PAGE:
20th Anniversary: This app presents you with an amp face, cabinet selection and a range of pedals in a simple, clear, one page design. It isn’t the most feature rich app and it is anything but complex but for some users, that is exactly what they love about it. It is good at things a lot of guitar apps aren’t.
If you’re looking for crystal clear clean tones, gorgeous ambient swells, divine modulations and delays that you can sync to tempo then look no further.
Purchase for pop, dance, experimental, shoegaze, ambient, psychedelic and funk. It will do rock and blues, but not as well as some of the other apps mentioned here.
Individual Purchases for Guitar
Nembrini: When Nembrini brought their guitar software to iOS they changed the game more significantly than any other developer ever has. There was nothing pro level, then suddenly there was Nembrini. They gave us several free high quality FX apps and began releasing their high-quality emulations of classic amps and FX.
I suggest you check out my favorites - the DC30 and the HiVolt 103 Custom for British punk, rock and blues, SoundMaster and Faceman for the Fender clean through dirty breakup tones for country, blues, funk, reggae etc, for the hard rock power of a Marshall there’s the MRH159 and MRH810 and for no holds barred Metal - grab the 8180.
Gain Stage Vintage Clean: I’ve never played through a software amp quite like this one. It provides six low gain tube models with a warmth and vintage tone to die for.
It has no bells and whistles other than extensive EQ but if you’re a serious tone hound, this is for you. This amp would be divine for a jazz head or old school blues man. It doesn’t really rock out but there is no sweeter guitar amp on iOS.
Lost In 70’s: With Nembrini stocking up the App Store with such an extensive range of high-quality amps, there’s not really a lot else worth mentioning. There just isn’t a lot of competition.
But Julien Faure of lost in 70’s has some very low-cost offerings you’re going to want to check out. For guitar, Tone Deluxe and Modern Deluxe are superb and versatile amps offering very British sounding crisp cleans through to hard rock crunch and Bull Deluxe is a powerhouse that will take care of all your hard rocking through to extreme metal requirements.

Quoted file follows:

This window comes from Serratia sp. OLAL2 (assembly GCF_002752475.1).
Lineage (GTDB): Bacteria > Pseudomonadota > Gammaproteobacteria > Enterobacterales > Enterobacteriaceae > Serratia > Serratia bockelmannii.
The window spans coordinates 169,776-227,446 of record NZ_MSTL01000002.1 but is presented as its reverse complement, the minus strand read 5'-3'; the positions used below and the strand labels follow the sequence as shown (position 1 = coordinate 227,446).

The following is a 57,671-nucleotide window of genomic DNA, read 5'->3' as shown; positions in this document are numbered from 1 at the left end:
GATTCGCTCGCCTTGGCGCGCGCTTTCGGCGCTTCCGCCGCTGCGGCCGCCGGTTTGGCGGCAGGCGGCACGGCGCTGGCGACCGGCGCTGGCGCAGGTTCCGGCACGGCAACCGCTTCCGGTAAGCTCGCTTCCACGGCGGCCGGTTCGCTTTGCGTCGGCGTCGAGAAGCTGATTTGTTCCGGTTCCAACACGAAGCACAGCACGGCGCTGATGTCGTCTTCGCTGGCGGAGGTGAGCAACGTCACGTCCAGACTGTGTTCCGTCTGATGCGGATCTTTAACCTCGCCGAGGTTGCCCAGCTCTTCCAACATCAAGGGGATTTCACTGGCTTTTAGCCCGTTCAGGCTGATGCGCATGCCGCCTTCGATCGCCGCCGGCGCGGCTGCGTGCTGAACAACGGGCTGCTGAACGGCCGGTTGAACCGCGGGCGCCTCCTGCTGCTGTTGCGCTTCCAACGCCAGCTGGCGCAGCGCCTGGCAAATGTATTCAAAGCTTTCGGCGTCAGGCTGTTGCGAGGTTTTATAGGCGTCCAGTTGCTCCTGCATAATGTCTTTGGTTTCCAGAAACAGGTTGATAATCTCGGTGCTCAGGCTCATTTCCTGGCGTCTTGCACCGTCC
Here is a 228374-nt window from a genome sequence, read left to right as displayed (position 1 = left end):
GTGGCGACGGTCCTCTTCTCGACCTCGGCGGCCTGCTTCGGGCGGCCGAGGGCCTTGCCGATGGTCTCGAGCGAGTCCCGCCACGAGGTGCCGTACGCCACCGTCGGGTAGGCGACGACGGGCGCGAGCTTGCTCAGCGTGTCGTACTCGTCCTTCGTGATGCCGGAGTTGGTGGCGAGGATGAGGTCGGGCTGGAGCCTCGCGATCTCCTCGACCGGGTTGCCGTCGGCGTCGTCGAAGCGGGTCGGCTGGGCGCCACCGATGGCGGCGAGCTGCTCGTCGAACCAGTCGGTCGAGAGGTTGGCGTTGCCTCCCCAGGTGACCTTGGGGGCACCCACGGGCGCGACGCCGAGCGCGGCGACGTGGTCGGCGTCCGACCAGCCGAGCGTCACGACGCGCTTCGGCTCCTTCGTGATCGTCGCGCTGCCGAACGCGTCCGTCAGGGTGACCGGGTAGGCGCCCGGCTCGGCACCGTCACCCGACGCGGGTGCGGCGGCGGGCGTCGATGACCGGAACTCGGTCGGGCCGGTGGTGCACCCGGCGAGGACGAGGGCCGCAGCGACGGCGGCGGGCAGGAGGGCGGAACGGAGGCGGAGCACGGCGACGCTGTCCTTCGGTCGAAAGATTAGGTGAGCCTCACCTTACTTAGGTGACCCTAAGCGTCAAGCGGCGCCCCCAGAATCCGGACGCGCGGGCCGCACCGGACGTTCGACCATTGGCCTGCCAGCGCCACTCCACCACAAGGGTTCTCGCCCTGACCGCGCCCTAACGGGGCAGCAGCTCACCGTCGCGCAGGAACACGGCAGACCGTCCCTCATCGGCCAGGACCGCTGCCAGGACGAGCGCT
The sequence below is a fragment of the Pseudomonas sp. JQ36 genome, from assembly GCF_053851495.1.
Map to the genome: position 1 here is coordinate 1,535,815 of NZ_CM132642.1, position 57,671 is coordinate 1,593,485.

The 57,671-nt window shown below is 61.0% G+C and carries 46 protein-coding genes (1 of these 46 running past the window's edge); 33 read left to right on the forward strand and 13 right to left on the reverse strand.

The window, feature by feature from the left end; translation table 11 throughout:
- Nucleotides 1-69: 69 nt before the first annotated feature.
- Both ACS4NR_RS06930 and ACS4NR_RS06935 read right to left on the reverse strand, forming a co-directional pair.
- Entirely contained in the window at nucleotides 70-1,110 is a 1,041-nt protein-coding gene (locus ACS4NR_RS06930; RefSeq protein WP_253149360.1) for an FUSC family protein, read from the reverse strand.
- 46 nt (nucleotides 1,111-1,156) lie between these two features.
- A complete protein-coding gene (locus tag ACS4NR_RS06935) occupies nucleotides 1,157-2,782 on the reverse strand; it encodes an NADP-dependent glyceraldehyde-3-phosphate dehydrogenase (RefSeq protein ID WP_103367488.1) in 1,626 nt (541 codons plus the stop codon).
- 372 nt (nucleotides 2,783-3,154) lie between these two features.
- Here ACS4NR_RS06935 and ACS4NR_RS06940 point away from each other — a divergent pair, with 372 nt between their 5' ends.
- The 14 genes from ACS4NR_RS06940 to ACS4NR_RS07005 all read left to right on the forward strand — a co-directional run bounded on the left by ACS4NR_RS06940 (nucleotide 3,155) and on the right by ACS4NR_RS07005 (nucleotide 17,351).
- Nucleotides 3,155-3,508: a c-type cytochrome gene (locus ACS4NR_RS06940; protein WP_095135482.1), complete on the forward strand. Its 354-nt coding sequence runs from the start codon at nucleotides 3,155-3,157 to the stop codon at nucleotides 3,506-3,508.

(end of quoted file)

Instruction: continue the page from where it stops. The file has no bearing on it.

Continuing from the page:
But the jewel in the crown here is Bass Deluxe. This is an extraordinarily good, twin channel versatile bass amp. It sounds great, comes with a selection of pedals and cabinets and will supply you with a solid tone for pretty much any kind of music. Seriously, if this amp were 20 times the price, I’d still be telling bass players to buy it. This app leads me nicely on to my next point.
BlackIce BetaGamma: Bass guitar is one of the most poorly provided for instruments on iOS. I’ve already written about three of the four free standing bass amps worth talking about.
I just spoke of Bass Deluxe, and I wrote about Mammoth. I already mentioned Faceman but what I did not tell you is that it also doubles as a warm, old school, vintage sounding bass amp.
The BlackIce BetaGamma though, is an emulation of one of the world’s finest bass amps and the software version is just as good. Being so rich in features, this amp will give you a killer tone for any style. I think it’s the best bass amp I’ve ever used.
- Magic Death Eye: For Guitar Compression
- Schlap: For Bass Compression
- Roxsyn: The Best Guitar/Bass Synth Ever
- Nembrini ClonMinotaur, 808, Black + The Boss: Overdrives for All Occasions
- FAC Chorus: Beautiful
- TD-21: Space Echo
- Eventide Spring Reverb: The Most Realistic I’ve Heard
- MixBox: A rack of pro quality FX not intended solely for things with strings but many of which sound stunning on guitar and bass. It’s a more significant outlay than most iOS music apps but when you calculate how many high-quality FX you get for the money, it’s a bargain. Use it as your pedal board in front of an amp and you will be glad you made the purchase.
Here is the crossover I often use that I mentioned earlier. Some guitar suites, like ToneStack Pro will allow you to deselect the amplifier.
Now don’t get me wrong, the amps in ToneStack sound great but the Nembrini amps have the edge. So, I put ToneStack first in my chain and use it for the tuner and pedals.
The board then goes into an amp and then I’ll throw a reverb into the chain which is usually Eventide Spring.
iOS Music is still in its infancy when compared to desktop recording. It is however the fastest growing sector of the home recording industry and will inevitably become a huge deal.
We don’t have the vast array of high-quality software available to desktop musicians yet, but do we have enough high-quality apps for a pro guitarist to record pro sessions with an iPad or iPhone? Yes, we do. But I look forward to more of the big names in music software turning their attention to the iPad. The future is bright.